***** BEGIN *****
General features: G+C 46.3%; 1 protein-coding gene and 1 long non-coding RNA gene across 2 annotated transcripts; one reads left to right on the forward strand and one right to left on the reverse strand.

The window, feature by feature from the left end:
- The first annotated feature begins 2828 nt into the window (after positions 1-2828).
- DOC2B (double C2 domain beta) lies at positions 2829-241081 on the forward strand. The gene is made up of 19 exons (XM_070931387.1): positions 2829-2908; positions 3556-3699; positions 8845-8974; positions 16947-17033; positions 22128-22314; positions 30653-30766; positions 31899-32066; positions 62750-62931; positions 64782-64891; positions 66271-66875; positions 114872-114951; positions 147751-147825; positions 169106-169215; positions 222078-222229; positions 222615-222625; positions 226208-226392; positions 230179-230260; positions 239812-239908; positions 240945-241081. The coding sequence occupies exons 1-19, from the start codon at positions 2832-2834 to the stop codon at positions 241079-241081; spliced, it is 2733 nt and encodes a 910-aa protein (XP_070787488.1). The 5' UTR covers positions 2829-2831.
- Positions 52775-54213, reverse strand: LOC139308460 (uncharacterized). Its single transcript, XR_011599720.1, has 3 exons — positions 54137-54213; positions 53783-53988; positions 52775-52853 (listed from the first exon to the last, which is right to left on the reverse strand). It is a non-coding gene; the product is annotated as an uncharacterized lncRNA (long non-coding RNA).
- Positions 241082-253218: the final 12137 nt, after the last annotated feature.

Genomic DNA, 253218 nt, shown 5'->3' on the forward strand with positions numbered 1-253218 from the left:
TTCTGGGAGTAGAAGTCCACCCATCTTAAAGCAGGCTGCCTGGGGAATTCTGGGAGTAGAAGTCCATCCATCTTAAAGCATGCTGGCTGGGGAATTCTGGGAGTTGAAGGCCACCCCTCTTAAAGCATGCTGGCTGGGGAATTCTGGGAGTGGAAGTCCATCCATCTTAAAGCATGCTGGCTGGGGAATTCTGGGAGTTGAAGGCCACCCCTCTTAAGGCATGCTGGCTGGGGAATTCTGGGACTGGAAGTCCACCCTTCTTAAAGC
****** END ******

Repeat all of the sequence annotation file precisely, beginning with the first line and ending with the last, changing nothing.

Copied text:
General features: G+C 46.3%; 1 protein-coding gene and 1 long non-coding RNA gene across 2 annotated transcripts; one reads left to right on the forward strand and one right to left on the reverse strand.

The window, feature by feature from the left end:
- The first annotated feature begins 2828 nt into the window (after positions 1-2828).
- DOC2B (double C2 domain beta) lies at positions 2829-241081 on the forward strand. The gene is made up of 19 exons (XM_070931387.1): positions 2829-2908; positions 3556-3699; positions 8845-8974; positions 16947-17033; positions 22128-22314; positions 30653-30766; positions 31899-32066; positions 62750-62931; positions 64782-64891; positions 66271-66875; positions 114872-114951; positions 147751-147825; positions 169106-169215; positions 222078-222229; positions 222615-222625; positions 226208-226392; positions 230179-230260; positions 239812-239908; positions 240945-241081. The coding sequence occupies exons 1-19, from the start codon at positions 2832-2834 to the stop codon at positions 241079-241081; spliced, it is 2733 nt and encodes a 910-aa protein (XP_070787488.1). The 5' UTR covers positions 2829-2831.
- Positions 52775-54213, reverse strand: LOC139308460 (uncharacterized). Its single transcript, XR_011599720.1, has 3 exons — positions 54137-54213; positions 53783-53988; positions 52775-52853 (listed from the first exon to the last, which is right to left on the reverse strand). It is a non-coding gene; the product is annotated as an uncharacterized lncRNA (long non-coding RNA).
- Positions 241082-253218: the final 12137 nt, after the last annotated feature.

Genomic DNA, 253218 nt, shown 5'->3' on the forward strand with positions numbered 1-253218 from the left:
TTCTGGGAGTAGAAGTCCACCCATCTTAAAGCAGGCTGCCTGGGGAATTCTGGGAGTAGAAGTCCATCCATCTTAAAGCATGCTGGCTGGGGAATTCTGGGAGTTGAAGGCCACCCCTCTTAAAGCATGCTGGCTGGGGAATTCTGGGAGTGGAAGTCCATCCATCTTAAAGCATGCTGGCTGGGGAATTCTGGGAGTTGAAGGCCACCCCTCTTAAGGCATGCTGGCTGGGGAATTCTGGGACTGGAAGTCCACCCTTCTTAAAGC